Go here to see the original:
This high school in California embodies sustainability at every possible level

Japan’s experimental mission to clean up space junk ends in failure

February 7, 2017 by  
Filed under Green

Comments Off on Japan’s experimental mission to clean up space junk ends in failure

An experimental effort to remove five decades worth of space junk orbiting Earth has met with failure due to technical problems. A Japanese team planned to use a 700-meter-long tether to coax floating debris to a lower orbit, where it would burn up in the Earth’s atmosphere. But something went amiss and the tether couldn’t be extended – despite the best efforts of technicians who tried to fix it. According to the Guardian , more than 100 million pieces waste of various sizes, including cast-off equipment from old satellites and bits of rockets, are currently floating around the Earth. Experts say this garbage could pose risks for future space exploration, or even provoke armed conflict one day. The Japan Aerospace Exploration Agency (JAXA) developed a giant electrodynamic “tether” which they hoped could slow space refuse and bring it into a lower orbit – where they hoped it could later enter the Earth’s atmosphere and burn up. The plan was to extend the 700-meter-long tether, made from steel and aluminum wires, from a cargo ship launched in December to bring astronauts and supplies to the International Space Station. However all did not go according to plan – “We believe the tether did not get released,” leading researcher Koichi Inoue told The Guardian. “It is certainly disappointing that we ended the mission without completing one of the main objectives.” Related: Japan successfully orbits giant space junk collector The Guardian notes that JAXA has had some other disappointing results lately, including aborting a mission to use a mini-rocket to send a satellite into orbit a few weeks ago, and last year’s abandoned launch of a satellite designed to search for X-rays emanating from black holes and galaxy clusters. Via The Guardian Images via Jaxa and Wikimedia Commons

Read the original here:
Japan’s experimental mission to clean up space junk ends in failure

Japan successfully orbits giant space junk collector

December 12, 2016 by  
Filed under Green

Comments Off on Japan successfully orbits giant space junk collector

Around 100 million pieces of trash cast off from satellites and rockets are circulating in space, causing hundreds of potentially dangerous collisions each year. Now Japan Aerospace Exploration Agency (JAXA) just blasted into orbit a space garbage collector, constructed with the help of a 106-year-old fishing net manufacturer, to help remedy the mess we humans have created. Secure aboard the HTV6 or KOUNOTORI6 vessel, the space trash collector reached its destination successfully Friday. Now the world waits to see just how well the garbage gatherer works. Made of an aluminum and stainless steel mesh with the help of fishing net manufacturer Nitto Seimo , the gatherer’s tether should generate electricity as it passes Earth’s magnetic field to slow junk. Scientists think this action will cause the junk to move into lower orbits so it can burn up in our planet’s atmosphere without harming anyone on Earth. Related: Japan Prepares to Launch Giant Net into Orbit to Sweep up Space Debris The tether made with Nitto Seimo’s fishnet plaiting technology is 2,300 feet long. But engineer Katsuya Suzuki said ultimately such a tether would need to be much longer – as much as 16,400 to 32,800 feet long – “to slow down the targeted space junk.” For now, the shorter tether will test how the design functions, with more trials likely to follow. A JAXA spokesperson said they hope to start regularly using the trash collector by 2025. Garbage can rocket through space at as much as 17,500 miles per hour, damaging expensive equipment and putting astronauts at risk, as harrowingly depicted in the 2013 movie Gravity . JAXA researcher Koichi Inoue told Bloomberg, “We need to take action on this massive amount of debris. People haven’t been injured by the debris yet, but satellites have. We have to act.” The cargo ship carrying the innovative trash collector also ferried drinking water and six lithium-ion batteries to replace nickel-hydrogen batteries that currently store energy from the International Space Station’s solar array. Via Phys.org and Bloomberg Images via JAXA ( 1 , 2 )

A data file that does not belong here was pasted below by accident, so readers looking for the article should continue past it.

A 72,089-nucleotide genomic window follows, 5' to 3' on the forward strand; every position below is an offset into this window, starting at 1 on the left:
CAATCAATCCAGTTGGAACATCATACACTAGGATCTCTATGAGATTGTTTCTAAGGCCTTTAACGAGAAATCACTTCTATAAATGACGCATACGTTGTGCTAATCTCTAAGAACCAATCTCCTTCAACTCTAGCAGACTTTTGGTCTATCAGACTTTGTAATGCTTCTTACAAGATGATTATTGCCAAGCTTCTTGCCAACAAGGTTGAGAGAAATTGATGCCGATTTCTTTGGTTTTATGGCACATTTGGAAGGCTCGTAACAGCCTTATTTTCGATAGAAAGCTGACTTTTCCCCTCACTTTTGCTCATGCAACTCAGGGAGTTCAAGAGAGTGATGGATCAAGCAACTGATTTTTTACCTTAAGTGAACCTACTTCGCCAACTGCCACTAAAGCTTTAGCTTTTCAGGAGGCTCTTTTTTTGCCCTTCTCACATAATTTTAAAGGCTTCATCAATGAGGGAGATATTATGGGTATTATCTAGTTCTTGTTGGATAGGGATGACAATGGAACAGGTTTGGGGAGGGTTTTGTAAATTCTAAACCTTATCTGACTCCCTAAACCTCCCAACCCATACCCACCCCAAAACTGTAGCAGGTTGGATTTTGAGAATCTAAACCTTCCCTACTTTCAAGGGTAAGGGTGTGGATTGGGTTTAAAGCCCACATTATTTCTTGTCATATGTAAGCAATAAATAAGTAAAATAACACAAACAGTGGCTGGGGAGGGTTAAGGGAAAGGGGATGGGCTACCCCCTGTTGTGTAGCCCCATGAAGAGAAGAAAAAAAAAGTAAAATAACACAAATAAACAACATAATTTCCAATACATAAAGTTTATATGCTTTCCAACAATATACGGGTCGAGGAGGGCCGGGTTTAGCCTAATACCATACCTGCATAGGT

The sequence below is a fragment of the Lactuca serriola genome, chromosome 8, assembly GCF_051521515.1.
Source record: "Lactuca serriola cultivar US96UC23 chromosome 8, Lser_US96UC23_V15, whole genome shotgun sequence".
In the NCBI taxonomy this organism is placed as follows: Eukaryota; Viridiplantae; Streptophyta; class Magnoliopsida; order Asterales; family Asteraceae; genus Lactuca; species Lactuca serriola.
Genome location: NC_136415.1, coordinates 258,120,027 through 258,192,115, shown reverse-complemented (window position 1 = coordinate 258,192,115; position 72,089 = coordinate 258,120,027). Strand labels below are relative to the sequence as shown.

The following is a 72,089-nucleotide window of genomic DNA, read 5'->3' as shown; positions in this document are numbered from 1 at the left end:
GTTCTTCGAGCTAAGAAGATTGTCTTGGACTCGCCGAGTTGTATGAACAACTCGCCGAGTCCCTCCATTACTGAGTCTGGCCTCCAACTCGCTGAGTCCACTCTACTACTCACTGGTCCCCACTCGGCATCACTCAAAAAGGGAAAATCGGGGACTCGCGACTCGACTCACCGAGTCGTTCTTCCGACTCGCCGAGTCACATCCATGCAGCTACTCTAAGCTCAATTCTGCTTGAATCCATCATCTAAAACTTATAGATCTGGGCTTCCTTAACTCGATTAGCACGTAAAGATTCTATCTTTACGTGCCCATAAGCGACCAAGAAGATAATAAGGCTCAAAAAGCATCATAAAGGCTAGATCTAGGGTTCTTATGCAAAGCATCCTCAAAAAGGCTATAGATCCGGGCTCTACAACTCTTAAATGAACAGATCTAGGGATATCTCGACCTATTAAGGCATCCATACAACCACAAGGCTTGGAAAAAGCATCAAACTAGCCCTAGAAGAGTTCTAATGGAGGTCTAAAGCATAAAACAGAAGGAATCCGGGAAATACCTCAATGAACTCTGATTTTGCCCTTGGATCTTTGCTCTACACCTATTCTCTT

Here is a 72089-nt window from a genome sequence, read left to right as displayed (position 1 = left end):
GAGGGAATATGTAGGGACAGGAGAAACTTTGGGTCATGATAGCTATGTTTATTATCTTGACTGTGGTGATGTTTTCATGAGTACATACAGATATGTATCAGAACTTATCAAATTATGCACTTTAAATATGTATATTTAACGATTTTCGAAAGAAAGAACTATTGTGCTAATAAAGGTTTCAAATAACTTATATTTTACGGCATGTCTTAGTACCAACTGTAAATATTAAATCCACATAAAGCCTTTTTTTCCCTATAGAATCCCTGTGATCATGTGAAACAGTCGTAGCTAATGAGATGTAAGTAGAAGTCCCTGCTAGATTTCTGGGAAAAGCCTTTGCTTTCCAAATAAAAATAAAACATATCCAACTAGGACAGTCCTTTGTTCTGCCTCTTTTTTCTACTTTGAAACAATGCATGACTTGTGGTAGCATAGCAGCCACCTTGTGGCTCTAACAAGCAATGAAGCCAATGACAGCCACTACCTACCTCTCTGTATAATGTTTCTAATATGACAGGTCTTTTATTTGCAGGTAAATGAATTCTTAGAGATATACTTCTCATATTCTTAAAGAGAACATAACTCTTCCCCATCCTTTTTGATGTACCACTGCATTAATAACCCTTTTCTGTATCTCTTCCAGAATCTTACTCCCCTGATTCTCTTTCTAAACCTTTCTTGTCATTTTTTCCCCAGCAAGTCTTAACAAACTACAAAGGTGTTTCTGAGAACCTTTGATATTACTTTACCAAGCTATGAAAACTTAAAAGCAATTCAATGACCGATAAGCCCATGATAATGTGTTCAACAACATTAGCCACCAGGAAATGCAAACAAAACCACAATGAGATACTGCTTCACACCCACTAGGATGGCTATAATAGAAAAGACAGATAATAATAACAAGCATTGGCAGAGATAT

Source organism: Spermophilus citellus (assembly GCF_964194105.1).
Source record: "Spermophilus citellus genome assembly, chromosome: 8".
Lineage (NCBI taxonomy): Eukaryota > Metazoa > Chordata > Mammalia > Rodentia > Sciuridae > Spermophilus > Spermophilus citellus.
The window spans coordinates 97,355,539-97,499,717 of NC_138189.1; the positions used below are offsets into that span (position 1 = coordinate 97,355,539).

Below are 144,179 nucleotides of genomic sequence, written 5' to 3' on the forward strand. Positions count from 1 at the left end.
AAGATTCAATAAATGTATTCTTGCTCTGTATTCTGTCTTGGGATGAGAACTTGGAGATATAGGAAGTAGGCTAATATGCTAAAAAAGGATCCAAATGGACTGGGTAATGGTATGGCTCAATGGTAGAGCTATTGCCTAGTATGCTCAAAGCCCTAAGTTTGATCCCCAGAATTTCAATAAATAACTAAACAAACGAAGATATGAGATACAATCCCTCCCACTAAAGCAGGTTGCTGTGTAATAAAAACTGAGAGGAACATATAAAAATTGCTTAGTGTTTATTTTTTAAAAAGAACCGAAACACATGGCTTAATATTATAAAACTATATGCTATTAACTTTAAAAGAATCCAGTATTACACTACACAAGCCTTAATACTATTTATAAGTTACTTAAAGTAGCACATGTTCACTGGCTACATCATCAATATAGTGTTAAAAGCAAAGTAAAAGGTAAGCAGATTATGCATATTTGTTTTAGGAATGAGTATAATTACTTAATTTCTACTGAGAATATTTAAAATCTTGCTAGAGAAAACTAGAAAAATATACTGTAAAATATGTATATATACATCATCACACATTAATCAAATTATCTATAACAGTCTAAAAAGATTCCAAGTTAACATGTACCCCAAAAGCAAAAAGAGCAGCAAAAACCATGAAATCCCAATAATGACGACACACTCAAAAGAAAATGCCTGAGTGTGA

See the original post here:
Japan successfully orbits giant space junk collector

14 Ton Failed Russian Space Probe Is Now Littered Somewhere in Earth’s Oceans

January 23, 2012 by  
Filed under Green

Comments Off on 14 Ton Failed Russian Space Probe Is Now Littered Somewhere in Earth’s Oceans

News that an unmanned failed Russian space probe — the Phobos-Grunt, or Phobos-Ground in English — was about to smack into Earth shot like wildfire through the airwaves last week as the truth emerged that the Russians had little idea of where it was going to land. Now that it has most definitely crashed somewhere on the planet, they are saying they have no idea where it actually did land or whether the toxic heap of metal sufficiently burned up in the atmosphere. Though the trajectory of spacecraft falling to Earth has always been a difficult thing to predict , the missing Phobos-Grunt is especially worrisome as it is the largest and most toxic piece of space junk to ever plummet to land. Read the rest of 14 Ton Failed Russian Space Probe Is Now Littered Somewhere in Earth’s Oceans Permalink | Add to del.icio.us | digg Post tags: mission to mars , mission to phobos , phobos ground , phobos grunt , roscosmos , russian space mission , russian space organization , russian space probe , Satellite , satellite orbit , space debris , space trash

Originally posted here:
14 Ton Failed Russian Space Probe Is Now Littered Somewhere in Earth’s Oceans

Bad Behavior has blocked 1339 access attempts in the last 7 days.